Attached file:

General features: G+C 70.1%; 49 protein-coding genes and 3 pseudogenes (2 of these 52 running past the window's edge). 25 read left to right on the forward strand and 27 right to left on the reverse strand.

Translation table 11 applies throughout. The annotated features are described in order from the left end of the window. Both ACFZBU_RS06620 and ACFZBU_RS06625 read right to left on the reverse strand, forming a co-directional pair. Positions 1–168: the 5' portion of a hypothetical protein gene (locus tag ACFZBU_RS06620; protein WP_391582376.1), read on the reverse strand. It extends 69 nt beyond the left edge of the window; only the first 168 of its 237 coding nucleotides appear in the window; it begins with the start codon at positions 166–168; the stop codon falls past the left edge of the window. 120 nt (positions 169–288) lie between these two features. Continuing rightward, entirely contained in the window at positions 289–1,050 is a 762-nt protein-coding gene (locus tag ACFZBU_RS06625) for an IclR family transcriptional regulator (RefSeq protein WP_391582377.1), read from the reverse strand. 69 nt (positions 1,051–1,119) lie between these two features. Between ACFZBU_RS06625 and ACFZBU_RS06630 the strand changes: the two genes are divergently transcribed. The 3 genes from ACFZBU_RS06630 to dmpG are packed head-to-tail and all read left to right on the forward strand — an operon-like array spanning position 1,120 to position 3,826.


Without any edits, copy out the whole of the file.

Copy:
General features: G+C 70.1%; 49 protein-coding genes and 3 pseudogenes (2 of these 52 running past the window's edge). 25 read left to right on the forward strand and 27 right to left on the reverse strand.

Translation table 11 applies throughout. The annotated features are described in order from the left end of the window. Both ACFZBU_RS06620 and ACFZBU_RS06625 read right to left on the reverse strand, forming a co-directional pair. Positions 1–168: the 5' portion of a hypothetical protein gene (locus tag ACFZBU_RS06620; protein WP_391582376.1), read on the reverse strand. It extends 69 nt beyond the left edge of the window; only the first 168 of its 237 coding nucleotides appear in the window; it begins with the start codon at positions 166–168; the stop codon falls past the left edge of the window. 120 nt (positions 169–288) lie between these two features. Continuing rightward, entirely contained in the window at positions 289–1,050 is a 762-nt protein-coding gene (locus tag ACFZBU_RS06625) for an IclR family transcriptional regulator (RefSeq protein WP_391582377.1), read from the reverse strand. 69 nt (positions 1,051–1,119) lie between these two features. Between ACFZBU_RS06625 and ACFZBU_RS06630 the strand changes: the two genes are divergently transcribed. The 3 genes from ACFZBU_RS06630 to dmpG are packed head-to-tail and all read left to right on the forward strand — an operon-like array spanning position 1,120 to position 3,826.